Anything we buy online and that exists online isn’t really “ours.” We’re renting it, and like something rented, the right to rent can be revoked at any time, often without any reason. I’m not sure how long it’ll take me to get comfortable with being at the whim of large companies with stuff that I think is “mine.” “Ownership” is undergoing a radical definition change. Maybe Merriam-Webster’s will have to catch up and add an entry for online ownership. Hopefully the law will catch up with these changes to protect consumers, though I doubt with the current political gridlock that that will happen anytime soon. For now, I’m just going to enjoy what I’ve got and not worry about it; I already have a long list of things to worry about, some of which keep me up at night. There’s no room in my overcrowded head to heap this issue on the towering pile.

Have a great weekend, everybody!

Thought for the day: “Moderation in everything, in itself, is a kind of extreme.”

Advertisements

Single and Ready to Mingle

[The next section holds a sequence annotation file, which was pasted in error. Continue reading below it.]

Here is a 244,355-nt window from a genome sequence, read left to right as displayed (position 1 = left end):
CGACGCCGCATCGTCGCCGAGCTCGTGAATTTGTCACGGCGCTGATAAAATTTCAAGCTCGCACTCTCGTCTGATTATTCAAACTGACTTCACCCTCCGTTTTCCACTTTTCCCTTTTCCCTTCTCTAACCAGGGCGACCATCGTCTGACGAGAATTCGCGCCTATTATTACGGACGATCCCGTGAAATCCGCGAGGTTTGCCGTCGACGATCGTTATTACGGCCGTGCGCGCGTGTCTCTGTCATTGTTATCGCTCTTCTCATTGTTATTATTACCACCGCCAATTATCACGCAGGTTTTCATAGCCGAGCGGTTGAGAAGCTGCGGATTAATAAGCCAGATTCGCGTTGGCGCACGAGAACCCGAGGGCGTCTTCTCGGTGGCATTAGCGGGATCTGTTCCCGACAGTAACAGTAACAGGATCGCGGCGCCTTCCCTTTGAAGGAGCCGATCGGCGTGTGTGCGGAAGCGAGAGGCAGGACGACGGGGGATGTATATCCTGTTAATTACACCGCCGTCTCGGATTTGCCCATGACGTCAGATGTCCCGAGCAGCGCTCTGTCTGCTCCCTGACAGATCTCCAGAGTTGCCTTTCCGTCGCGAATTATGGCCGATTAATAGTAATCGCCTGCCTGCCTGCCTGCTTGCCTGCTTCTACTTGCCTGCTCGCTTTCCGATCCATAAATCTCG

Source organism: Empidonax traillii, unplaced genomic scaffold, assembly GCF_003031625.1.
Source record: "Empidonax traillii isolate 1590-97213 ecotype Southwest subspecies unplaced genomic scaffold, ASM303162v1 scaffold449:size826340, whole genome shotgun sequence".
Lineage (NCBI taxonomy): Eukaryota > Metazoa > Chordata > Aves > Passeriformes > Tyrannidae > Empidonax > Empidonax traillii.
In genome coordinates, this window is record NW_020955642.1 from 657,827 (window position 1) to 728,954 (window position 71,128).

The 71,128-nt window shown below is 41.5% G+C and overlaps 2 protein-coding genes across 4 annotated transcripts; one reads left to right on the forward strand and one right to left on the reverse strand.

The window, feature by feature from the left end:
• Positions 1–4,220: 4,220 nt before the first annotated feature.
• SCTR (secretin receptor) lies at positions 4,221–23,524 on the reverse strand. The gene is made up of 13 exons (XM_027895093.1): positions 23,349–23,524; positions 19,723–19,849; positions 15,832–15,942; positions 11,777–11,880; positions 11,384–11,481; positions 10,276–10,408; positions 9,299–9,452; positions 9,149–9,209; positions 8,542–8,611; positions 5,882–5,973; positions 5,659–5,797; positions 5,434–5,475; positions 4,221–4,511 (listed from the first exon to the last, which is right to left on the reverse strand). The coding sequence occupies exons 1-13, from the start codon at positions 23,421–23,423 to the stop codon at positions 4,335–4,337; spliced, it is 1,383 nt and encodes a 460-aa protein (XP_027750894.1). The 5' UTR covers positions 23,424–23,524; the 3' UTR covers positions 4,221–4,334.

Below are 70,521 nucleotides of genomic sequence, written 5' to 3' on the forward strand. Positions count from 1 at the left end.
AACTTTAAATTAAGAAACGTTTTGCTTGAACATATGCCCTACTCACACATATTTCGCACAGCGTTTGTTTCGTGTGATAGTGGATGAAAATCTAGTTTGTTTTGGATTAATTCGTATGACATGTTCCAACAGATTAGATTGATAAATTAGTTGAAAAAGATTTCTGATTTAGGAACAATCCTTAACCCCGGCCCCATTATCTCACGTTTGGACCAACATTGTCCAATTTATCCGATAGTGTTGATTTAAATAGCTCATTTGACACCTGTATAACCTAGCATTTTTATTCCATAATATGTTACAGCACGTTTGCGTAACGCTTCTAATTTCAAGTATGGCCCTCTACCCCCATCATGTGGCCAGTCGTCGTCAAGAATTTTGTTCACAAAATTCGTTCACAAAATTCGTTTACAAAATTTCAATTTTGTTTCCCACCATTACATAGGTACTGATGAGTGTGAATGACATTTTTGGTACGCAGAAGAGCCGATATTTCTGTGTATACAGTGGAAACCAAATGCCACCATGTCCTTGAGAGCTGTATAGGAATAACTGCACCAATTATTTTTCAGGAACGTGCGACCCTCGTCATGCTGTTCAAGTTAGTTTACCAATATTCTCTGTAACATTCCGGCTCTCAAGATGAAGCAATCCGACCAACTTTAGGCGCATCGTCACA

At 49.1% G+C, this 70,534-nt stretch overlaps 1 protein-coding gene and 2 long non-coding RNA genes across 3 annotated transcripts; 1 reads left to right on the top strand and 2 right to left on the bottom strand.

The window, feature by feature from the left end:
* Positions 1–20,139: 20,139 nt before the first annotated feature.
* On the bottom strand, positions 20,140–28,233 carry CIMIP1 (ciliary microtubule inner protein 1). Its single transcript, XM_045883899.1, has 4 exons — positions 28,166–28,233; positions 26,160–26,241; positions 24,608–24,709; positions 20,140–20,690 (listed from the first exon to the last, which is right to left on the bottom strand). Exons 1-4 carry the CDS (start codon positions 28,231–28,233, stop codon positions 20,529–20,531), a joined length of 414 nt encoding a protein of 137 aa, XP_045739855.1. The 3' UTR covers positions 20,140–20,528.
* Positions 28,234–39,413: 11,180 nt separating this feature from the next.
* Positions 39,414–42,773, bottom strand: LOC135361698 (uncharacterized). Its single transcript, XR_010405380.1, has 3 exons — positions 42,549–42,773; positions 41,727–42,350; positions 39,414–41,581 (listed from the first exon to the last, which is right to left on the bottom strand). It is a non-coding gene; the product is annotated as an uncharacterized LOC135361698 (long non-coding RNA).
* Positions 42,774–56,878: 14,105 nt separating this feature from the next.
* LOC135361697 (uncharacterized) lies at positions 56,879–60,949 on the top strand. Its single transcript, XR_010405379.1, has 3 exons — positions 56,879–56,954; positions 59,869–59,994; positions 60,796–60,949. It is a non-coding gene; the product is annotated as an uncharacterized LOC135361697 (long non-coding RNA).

I recently received an Amazon gift card. I was about to go on long flight, so I decided to do some browsing on Amazon to get some books for my Kindle (yes, I have an e-reader, but that’s a discussion for another post). I tend to browse through the Kindle store rather than just the books department, because I get a little sad when I find out that that great book I just discovered doesn’t have a Kindle version yet. So anyway, I’m in the Kindle store, browsing to my heart’s content, when I stumble across a feature I hadn’t encountered before–the Kindle Single. I hadn’t been on Amazon much over the past year, so I was a bit puzzled by this new-fangled Kindle Single. What’s the  Kindle Single, you ask? Basically, a Kindle Single (from here on out KS because I’m too lazy to type out the whole thing over and over) is longer than a magazine article but shorter than a novel or full-length book. Think a few chapters of a book, a novella, or a long essay. The KS tries to provide an outlet for writers who have great ideas that need to be expressed in a medium that allows for a piece in that pesky in-between length; Amazon’s tag line for this new product is “Compelling Ideas Expressed at Their Natural Length.” Amazon’s Russ Grandinetti puts it as, “Ideas and the words to deliver them should be crafted to their natural length, not to an artificial marketing length that justifies a particular price or a certain format.” This way, works can be fully developed, researched, and written in a format that does not squeeze out important content for printing space (magazine article) or require a long, drawn-out expansion of ideas that slowly becomes boring (full-length book). Prices range around a few dollars–significantly less than the average Kindle book around fourteen to fifteen dollars.